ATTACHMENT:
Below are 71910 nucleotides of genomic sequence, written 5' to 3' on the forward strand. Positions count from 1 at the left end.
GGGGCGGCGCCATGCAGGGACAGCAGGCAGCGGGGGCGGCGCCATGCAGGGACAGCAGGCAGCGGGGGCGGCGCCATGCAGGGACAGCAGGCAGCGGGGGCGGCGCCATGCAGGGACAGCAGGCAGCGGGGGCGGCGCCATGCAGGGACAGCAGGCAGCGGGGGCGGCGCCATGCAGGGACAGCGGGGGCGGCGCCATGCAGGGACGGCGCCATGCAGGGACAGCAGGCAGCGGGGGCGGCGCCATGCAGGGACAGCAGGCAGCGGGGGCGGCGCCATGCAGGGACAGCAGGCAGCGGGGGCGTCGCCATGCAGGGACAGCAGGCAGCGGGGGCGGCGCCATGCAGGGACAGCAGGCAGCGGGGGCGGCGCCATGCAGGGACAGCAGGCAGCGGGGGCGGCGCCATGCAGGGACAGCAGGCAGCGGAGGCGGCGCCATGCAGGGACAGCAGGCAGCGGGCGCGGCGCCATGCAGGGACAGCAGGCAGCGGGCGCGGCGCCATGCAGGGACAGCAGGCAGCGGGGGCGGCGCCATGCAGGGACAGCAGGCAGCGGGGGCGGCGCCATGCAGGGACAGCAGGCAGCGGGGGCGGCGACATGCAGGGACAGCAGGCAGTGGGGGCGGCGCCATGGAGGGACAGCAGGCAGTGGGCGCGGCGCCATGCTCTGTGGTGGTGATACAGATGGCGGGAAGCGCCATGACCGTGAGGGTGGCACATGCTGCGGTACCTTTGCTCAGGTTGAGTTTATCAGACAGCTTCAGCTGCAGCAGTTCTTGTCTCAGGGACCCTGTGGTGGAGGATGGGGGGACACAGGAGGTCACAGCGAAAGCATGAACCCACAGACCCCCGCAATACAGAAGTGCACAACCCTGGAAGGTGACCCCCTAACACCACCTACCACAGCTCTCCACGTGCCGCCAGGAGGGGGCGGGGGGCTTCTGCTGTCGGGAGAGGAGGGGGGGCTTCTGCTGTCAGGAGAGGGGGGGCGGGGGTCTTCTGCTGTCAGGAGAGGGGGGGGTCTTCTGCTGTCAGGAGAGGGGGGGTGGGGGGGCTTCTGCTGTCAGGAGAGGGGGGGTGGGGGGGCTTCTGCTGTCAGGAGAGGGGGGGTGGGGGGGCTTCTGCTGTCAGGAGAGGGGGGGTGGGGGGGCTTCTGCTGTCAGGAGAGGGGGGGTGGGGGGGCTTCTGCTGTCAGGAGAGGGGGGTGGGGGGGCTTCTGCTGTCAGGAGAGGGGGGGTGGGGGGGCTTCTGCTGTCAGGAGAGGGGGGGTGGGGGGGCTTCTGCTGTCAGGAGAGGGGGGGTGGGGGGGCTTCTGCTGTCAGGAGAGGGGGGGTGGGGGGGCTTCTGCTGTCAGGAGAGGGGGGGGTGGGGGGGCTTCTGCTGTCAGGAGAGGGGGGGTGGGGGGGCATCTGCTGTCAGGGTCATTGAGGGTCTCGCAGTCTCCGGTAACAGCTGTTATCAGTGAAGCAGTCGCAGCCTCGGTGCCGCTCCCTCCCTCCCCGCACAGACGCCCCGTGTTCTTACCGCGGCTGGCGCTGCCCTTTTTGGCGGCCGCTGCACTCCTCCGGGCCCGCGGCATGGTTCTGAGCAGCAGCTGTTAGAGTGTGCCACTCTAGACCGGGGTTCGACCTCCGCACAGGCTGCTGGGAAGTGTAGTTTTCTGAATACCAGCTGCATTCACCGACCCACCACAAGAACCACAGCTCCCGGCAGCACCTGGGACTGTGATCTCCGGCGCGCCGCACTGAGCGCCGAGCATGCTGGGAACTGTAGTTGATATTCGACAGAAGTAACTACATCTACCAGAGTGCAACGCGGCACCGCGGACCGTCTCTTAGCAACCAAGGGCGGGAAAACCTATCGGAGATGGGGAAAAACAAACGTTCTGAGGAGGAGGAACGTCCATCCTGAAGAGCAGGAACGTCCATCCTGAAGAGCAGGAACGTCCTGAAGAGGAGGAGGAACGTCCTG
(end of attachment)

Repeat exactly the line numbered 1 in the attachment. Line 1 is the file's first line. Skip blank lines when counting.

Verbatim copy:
Below are 71910 nucleotides of genomic sequence, written 5' to 3' on the forward strand. Positions count from 1 at the left end.